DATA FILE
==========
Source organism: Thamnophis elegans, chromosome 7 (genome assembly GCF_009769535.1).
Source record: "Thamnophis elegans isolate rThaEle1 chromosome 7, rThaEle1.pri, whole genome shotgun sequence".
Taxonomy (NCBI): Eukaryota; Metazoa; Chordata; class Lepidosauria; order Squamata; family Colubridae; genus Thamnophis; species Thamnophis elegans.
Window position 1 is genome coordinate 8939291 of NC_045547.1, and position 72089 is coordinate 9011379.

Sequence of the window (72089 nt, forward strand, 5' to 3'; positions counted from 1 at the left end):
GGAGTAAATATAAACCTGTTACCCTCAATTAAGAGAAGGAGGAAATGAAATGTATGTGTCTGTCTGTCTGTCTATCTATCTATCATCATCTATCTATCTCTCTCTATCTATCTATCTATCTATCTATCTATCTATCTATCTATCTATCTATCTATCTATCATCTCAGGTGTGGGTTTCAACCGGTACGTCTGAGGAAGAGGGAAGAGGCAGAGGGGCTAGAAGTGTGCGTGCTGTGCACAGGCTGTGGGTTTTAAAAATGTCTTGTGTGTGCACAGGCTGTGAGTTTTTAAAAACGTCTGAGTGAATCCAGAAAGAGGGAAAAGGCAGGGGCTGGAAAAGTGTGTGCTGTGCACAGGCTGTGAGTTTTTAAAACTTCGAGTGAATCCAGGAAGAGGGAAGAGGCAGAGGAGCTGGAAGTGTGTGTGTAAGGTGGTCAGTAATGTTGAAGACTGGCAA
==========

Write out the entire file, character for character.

Source organism: Thamnophis elegans, chromosome 7 (genome assembly GCF_009769535.1).
Source record: "Thamnophis elegans isolate rThaEle1 chromosome 7, rThaEle1.pri, whole genome shotgun sequence".
Taxonomy (NCBI): Eukaryota; Metazoa; Chordata; class Lepidosauria; order Squamata; family Colubridae; genus Thamnophis; species Thamnophis elegans.
Window position 1 is genome coordinate 8939291 of NC_045547.1, and position 72089 is coordinate 9011379.

Sequence of the window (72089 nt, forward strand, 5' to 3'; positions counted from 1 at the left end):
GGAGTAAATATAAACCTGTTACCCTCAATTAAGAGAAGGAGGAAATGAAATGTATGTGTCTGTCTGTCTGTCTATCTATCTATCATCATCTATCTATCTCTCTCTATCTATCTATCTATCTATCTATCTATCTATCTATCTATCTATCTATCTATCTATCATCTCAGGTGTGGGTTTCAACCGGTACGTCTGAGGAAGAGGGAAGAGGCAGAGGGGCTAGAAGTGTGCGTGCTGTGCACAGGCTGTGGGTTTTAAAAATGTCTTGTGTGTGCACAGGCTGTGAGTTTTTAAAAACGTCTGAGTGAATCCAGAAAGAGGGAAAAGGCAGGGGCTGGAAAAGTGTGTGCTGTGCACAGGCTGTGAGTTTTTAAAACTTCGAGTGAATCCAGGAAGAGGGAAGAGGCAGAGGAGCTGGAAGTGTGTGTGTAAGGTGGTCAGTAATGTTGAAGACTGGCAA